When the Beatles appeared on the Ed Sullivan show on a Sunday night in February of 1964, 73 million Americans tuned in.  Originally Ed offered the Beatles Manager Brian Epstein a top dollar billing for a single show, but Brian turned it down and negotiated a 3 consecutive Sunday appearance for practically no payment.  The exposure the Beatles received on those 3 Sundays ended up being worth billions in future revenue; one of Brian’s more savvy deals.   When the Beatles took the stage that winter night, they dominated the top 10 of American pop charts, breaking records before the public could even see them.  Beatlemania was surging, and their nationally televised performance turned the phenomenon nuclear.  In this clip, you get to see John, Paul, George, and Ringo give one of the most iconic and singular performances in the history of music.  They look incredibly young and cool, giving one of their better live performances of their career, if not the best, considering what was on the line.  Even though they were just rocking a small live TV audience of screaming girls, you can tell they know that countless millions of eyeballs are on them.  They’re never actually sweating, but John and Paul are clearly the most nervous.  Paul’s nervousness comes out in the small quiver in his voice and with exaggerated stage movements like extra head wobbling.  John looks confident, but stiff in his defiant pose.  You can tell he feels a bit naked and alone up there too, being positioned prominently on the stage, with George joining Paul on the backing vocals.  George for that matter comes off incredibly, pulling off complicated and flawless solos in “Till There Was You,”  and “I Saw Her Standing There” in particular.  He also looks fantastic standing in the middle anchoring Paul and John.  The real star is Ringo.  Every time the camera glides on him, he shows a natural full range of emotions scaling from goofy enthusiasm , jokey smiles and grins, all highlighted by his dramatic and awesome drumming.  Ringo was always the best and most natural guy in the group when it came to charming the cameras, a skill that he is criminally overlooked for in figuring the group’s colossal success.  When the Beatles finally finish, they still seem nervous, sensing that their perfect performance is just the start of a whole new wave of outrageous reality heading their way.  Anyone, if you’ve never seen this, give it a watch, and soak in all the mad greatness.  Enjoy.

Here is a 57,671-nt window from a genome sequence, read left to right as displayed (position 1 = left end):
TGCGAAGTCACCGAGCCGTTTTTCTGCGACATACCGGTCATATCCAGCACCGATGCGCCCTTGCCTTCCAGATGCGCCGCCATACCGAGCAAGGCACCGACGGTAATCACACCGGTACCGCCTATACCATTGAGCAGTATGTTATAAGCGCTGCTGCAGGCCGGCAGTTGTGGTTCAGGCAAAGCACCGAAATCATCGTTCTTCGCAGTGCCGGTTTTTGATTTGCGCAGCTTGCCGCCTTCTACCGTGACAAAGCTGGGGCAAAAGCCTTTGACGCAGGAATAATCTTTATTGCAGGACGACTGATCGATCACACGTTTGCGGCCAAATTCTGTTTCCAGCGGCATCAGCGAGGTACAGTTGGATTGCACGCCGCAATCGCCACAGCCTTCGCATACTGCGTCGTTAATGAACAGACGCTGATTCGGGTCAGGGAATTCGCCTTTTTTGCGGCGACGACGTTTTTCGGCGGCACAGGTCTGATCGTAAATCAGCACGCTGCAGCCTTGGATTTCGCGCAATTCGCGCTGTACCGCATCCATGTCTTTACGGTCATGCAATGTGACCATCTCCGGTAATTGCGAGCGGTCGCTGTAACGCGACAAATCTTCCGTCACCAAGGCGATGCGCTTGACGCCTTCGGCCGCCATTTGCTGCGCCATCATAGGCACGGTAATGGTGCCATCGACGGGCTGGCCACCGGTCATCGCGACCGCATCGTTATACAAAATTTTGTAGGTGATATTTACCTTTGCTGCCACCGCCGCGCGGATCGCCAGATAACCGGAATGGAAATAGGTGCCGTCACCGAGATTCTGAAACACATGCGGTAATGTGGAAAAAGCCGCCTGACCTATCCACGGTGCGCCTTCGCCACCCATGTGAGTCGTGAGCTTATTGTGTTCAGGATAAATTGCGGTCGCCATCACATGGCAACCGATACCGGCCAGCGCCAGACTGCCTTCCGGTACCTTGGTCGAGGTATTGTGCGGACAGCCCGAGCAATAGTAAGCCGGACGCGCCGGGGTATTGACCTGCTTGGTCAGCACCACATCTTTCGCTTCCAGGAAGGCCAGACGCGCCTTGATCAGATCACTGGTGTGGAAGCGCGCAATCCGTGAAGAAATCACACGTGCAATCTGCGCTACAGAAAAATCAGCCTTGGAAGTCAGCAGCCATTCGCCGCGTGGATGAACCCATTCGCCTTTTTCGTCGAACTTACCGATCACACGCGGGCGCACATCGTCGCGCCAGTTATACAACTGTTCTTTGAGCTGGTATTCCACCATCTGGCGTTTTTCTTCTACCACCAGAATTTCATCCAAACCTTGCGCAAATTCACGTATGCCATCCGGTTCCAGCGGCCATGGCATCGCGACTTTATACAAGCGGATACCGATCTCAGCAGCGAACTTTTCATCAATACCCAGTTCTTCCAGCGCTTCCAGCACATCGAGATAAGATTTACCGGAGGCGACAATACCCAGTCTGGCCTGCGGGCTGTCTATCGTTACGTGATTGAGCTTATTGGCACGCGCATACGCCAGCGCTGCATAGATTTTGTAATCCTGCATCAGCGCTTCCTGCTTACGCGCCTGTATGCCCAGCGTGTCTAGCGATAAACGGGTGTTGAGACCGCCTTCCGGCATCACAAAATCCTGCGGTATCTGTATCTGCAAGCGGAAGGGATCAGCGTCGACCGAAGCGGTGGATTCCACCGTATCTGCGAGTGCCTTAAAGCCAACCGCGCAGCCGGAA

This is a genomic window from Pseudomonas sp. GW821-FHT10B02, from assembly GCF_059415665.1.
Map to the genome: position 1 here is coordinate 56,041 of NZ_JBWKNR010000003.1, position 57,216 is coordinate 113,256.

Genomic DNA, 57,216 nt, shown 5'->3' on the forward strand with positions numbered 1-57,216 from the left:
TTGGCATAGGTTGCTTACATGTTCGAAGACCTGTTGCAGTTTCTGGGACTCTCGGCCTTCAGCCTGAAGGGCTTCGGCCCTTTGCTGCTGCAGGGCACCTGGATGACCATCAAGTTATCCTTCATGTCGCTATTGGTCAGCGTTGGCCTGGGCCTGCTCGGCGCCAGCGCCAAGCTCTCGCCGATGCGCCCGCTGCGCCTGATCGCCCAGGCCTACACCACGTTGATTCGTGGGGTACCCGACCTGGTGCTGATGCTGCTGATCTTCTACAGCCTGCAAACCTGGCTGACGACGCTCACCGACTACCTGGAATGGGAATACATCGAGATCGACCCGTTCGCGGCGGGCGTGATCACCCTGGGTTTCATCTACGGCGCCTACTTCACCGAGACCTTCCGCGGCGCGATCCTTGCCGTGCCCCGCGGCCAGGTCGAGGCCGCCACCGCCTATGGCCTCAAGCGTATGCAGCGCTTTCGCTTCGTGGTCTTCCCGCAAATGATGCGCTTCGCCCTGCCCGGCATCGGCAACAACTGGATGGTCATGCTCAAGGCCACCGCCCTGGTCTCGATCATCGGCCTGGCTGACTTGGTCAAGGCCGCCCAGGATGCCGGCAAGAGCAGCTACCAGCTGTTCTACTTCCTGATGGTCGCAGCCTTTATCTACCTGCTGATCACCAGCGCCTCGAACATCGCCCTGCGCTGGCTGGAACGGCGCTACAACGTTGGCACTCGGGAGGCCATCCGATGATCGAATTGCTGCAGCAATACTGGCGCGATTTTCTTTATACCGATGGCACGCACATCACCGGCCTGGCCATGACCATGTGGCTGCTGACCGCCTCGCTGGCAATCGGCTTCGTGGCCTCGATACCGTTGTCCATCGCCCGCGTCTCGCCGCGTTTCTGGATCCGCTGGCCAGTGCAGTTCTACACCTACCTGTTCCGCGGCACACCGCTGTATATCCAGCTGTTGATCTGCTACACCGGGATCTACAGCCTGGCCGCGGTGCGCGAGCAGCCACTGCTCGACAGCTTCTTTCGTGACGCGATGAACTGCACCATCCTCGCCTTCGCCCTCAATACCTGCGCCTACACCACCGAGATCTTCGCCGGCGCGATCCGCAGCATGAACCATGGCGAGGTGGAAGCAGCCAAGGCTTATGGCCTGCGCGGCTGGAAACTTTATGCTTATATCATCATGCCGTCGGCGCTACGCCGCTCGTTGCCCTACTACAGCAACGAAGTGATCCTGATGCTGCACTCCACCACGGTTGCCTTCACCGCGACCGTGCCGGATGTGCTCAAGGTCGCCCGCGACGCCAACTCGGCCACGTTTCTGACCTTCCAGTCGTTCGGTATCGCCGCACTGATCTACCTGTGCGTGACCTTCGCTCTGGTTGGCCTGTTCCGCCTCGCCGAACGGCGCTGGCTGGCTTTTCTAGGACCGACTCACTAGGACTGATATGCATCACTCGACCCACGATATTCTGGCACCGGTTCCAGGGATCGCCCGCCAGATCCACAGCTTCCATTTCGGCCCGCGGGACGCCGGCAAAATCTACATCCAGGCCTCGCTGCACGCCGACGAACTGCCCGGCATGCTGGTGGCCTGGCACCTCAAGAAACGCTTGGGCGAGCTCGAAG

Tags: , , , , , , , , , , , , , , , , , , , , , , , , , , ,

Ted Kennedy's Eulogy for Robert F. Kennedy

Posted in Politics, Robert F. Kennedy, Youtube Favs on September 12th, 2011 by Willie

Revolution, liberty, discovery, and moral courage.  These were themes prevalent in Ted Kennedy’s eulogy for his brother Bobby, after his insane assassination in 1968.  Drawing directly from one of Bobby’s greatest speeches, Ted quoting Bobby, said that, “Each time a man stands up for an ideal, or acts to improve the lot of others, or strikes out against injustice, he sends forth a tiny ripple of hope.  And crossing each other from a million different centers of energy and daring, those ripples build a current that can sweep down the mightiest walls of oppression and resistance.” Well, I don’t know about you, but that’s one of the greatest things I’ve ever heard or read.  To me, it encapsulates the frontier thinking that marked the cultural and social revolutions going on in the 1960s.  Bobby originally gave that speech in apartheid afflicted South Africa in 1966, where racism and intolerance were raging.  Ted’s eulogy for his brother was also perhaps his finest moment and speech, summing up his brother’s life by stating that “his brother not need to be idealized, or enlarged in death beyond what he was in life,” and that “he be remembered as a good and decent man, who saw wrong and tried to right it, saw suffering and tried to heal it, and saw war and tried to stop it.”  It’s at this point, where Ted’s voice begins to quaver, and he delivers Bobby’s greatest thought ever, “some men see things as they are, and say why, I dream things that never were, and say why not.”